Saturday, April 04, 2009
The last thing the SC Highway Patrol needs
The South Carolina Highway Patrol is filled with men and women who serve the public with honor in often a thankless job. The media does not write stories about the trooper who walks up alone in the middle of the night to the car with Florida plates. Instead, the media pounces on troopers who do wrong.
That is why the last thing the fine men and women who serve in the South Carolina Highway Patrol need in this budget cutting year is the saga of Trooper John D. McGaha, of Horry County. Trooper McGaha first came to the public's attention when he was pulled and ticketed by a fellow trooper for driving 131 MPH on Interstate 20. Supposedly, Trooper McGaha was to work the Carolina Cup in Camden and was late. Whatever the reason, McGaha got the ticket and a suspension from work, along with the supposed dishonor of being sent back to work in a marked patrol car.
The media was not done with McGaha. The State newspaper, and other media outlets pressed to look at McGaha's record. What they found was shocking. It appears that trooper McGaha had his own South Carolina Driver's license suspended from December 3, 2008 until February 20, 2009. According to published reports, the license suspension resulted in McGaha not paying taxes and registration fees on a personal vehicle. Whatever the reason, McGaha drove a highway patrol car and made arrests and ticketed drivers during the time his license was under suspension. If you or I would have been pulled over driving with a suspended license, we would have been cuffed and taken to jail.
Now, VUI does not judge those with suspended licenses. People forget to pay things and mistakes get the best of us all. However, it does give pause when someone charged with enforcing the very highway laws and regulations of the state drives a state owned patrol car and no one seems to notice. Think about it. For over two months, a state trooper operated a highway patrol car and made arrests without anyone knowing that his own driver's license was suspended.
Such a situation is an insult. It is an insult to the troopers who work bravely and honestly on an often thankless job. It is an insult to the people of South Carolina. It is just plain outrageous that in this age of instant information that the South Carolina Highway Patrol can not know immediately that one of its troopers has a suspended driver's license. It should not take a media request to find that information.
The South Carolina Highway Patrol is part of the South Carolina Department of Public Safety. It is within the purvey of the Governor. While it is understandable that Governor Sanford and those around him have been occupied with how to deal with federal stimulus money and things like that, perhaps they ought to consider something like constant instant license checks on state troopers. It seems common sense that there should be some way that the SC Highway Patrol could instantly know if the DMV suspended the driver's license of a state trooper.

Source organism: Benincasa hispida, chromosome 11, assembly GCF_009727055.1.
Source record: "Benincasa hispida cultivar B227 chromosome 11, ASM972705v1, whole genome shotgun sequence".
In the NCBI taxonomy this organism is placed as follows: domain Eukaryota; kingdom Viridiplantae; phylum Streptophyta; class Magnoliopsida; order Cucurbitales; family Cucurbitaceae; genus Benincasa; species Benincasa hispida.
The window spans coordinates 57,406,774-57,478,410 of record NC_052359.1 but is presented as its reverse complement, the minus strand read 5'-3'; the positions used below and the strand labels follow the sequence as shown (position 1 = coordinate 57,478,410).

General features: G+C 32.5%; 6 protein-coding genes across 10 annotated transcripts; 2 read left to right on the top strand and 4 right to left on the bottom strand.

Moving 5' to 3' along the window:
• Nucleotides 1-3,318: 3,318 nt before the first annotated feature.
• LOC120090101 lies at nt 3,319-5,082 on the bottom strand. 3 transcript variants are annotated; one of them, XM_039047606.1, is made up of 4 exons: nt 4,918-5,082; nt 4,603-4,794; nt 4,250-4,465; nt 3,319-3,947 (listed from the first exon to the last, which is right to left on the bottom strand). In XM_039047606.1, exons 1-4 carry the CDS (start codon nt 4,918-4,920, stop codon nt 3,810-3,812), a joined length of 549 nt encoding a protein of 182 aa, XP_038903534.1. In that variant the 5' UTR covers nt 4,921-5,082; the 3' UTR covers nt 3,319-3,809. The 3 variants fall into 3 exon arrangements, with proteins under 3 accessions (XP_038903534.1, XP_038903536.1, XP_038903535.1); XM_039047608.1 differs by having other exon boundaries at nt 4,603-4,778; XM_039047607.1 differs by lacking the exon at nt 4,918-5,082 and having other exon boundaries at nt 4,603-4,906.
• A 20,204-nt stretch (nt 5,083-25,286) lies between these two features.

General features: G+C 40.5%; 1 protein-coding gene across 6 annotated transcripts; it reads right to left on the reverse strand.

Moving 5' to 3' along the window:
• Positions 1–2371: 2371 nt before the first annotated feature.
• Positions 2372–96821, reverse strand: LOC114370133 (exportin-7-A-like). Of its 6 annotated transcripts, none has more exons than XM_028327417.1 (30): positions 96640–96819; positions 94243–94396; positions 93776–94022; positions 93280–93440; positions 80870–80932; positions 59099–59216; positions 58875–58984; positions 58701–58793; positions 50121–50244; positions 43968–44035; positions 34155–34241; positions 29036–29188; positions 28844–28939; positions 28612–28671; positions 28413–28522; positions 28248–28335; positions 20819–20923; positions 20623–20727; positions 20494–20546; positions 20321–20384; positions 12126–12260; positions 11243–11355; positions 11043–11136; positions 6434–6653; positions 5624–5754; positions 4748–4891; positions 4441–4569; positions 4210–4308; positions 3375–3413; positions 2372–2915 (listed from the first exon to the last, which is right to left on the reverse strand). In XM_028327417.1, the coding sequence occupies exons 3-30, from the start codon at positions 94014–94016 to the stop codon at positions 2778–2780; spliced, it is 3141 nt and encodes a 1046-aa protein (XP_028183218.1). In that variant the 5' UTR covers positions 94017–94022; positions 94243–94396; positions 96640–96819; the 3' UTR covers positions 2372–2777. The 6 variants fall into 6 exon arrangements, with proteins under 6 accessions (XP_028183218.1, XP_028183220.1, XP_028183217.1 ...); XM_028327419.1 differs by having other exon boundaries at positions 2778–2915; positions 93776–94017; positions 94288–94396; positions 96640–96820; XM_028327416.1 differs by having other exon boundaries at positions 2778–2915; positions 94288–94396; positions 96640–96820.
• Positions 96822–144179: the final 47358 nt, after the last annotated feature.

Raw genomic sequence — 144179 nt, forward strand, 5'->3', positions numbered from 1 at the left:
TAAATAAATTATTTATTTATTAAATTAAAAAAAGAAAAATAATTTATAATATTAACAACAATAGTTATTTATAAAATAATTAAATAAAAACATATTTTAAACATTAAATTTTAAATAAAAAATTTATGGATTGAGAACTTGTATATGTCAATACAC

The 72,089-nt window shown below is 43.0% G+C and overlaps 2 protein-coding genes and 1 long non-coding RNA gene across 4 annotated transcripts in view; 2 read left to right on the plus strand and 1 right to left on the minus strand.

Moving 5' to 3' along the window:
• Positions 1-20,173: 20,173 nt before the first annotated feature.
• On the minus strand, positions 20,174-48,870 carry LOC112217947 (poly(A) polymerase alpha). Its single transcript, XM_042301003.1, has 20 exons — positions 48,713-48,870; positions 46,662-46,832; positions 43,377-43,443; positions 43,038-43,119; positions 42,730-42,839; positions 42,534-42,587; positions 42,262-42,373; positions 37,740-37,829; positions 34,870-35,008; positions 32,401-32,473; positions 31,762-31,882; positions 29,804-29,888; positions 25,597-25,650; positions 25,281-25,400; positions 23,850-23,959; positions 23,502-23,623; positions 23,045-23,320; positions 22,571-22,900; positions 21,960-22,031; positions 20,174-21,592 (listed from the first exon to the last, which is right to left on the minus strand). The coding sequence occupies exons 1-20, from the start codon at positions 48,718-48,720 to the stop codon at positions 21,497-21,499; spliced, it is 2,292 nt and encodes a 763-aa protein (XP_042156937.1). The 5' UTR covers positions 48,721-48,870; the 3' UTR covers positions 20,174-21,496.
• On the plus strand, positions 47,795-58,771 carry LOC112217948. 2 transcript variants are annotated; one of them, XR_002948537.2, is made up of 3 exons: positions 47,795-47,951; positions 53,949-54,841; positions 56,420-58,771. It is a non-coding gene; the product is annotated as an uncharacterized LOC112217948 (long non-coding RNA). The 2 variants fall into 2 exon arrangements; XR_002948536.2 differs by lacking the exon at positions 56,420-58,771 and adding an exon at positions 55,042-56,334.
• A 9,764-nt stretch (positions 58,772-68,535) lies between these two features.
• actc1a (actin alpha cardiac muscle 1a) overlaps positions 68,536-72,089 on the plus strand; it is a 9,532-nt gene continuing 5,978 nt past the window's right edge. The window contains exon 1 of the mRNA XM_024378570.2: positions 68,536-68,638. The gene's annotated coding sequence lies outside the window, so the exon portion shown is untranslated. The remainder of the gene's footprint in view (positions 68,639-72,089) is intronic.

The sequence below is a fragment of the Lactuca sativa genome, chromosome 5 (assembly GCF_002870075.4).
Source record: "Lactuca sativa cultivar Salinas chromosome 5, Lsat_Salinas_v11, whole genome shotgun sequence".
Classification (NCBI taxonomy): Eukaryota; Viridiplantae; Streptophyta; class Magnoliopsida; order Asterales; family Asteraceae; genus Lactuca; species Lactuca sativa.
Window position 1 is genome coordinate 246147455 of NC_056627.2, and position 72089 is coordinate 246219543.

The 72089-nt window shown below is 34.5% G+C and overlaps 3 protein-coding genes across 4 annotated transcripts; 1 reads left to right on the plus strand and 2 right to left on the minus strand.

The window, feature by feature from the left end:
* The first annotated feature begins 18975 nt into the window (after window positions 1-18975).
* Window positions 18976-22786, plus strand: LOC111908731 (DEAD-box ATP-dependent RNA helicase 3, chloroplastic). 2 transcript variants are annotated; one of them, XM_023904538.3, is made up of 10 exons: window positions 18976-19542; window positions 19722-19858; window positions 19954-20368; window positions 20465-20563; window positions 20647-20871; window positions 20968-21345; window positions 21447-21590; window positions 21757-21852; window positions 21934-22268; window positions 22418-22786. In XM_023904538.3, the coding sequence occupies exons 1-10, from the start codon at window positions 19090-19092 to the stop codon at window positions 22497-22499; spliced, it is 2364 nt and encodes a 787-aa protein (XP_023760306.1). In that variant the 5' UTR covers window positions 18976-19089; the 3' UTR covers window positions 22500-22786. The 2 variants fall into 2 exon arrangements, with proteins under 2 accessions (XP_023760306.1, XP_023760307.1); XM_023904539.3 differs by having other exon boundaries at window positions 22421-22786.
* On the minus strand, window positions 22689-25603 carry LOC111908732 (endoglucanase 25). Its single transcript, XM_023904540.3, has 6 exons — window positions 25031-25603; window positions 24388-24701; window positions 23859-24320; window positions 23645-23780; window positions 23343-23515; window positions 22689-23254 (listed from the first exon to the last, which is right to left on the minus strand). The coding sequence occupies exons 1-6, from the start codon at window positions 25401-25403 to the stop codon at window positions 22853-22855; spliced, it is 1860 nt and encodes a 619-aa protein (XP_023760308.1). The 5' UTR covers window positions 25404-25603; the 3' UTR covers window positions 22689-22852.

The most unfortunate result of Trooper McGaha's offenses is how it lets the media hit the South Carolina Highway Patrol. The men and women out there working the roads deserve better from their leadership. McGaha and the guys from the videos of a year or so ago do not define the rank and file troopers. The vast majority of state troopers are brave and hard working.
Think about it a moment. It's 3AM on Interstate 95. A car with Florida plates is speeding. A trooper flashes his or her lights and pulls that car over. The trooper notices several people in the car pulled, yet walks up to it all alone. Is the car filled with drug runners who will do anything to get away or filled with Florida retirees speeding to watch a Yankee's baseball game? That trooper does not know. Yet, the trooper does his or her job.
For that South Carolina Highway Patrol trooper, VUI contends that the Governor and his cabinet should do more to insure that troopers who break the law do not soil the honor of the troopers who uphold the law. Letting a system continue that raises questions about the integrity of state troopers is the last thing the South Carolina Highway Patrol needs.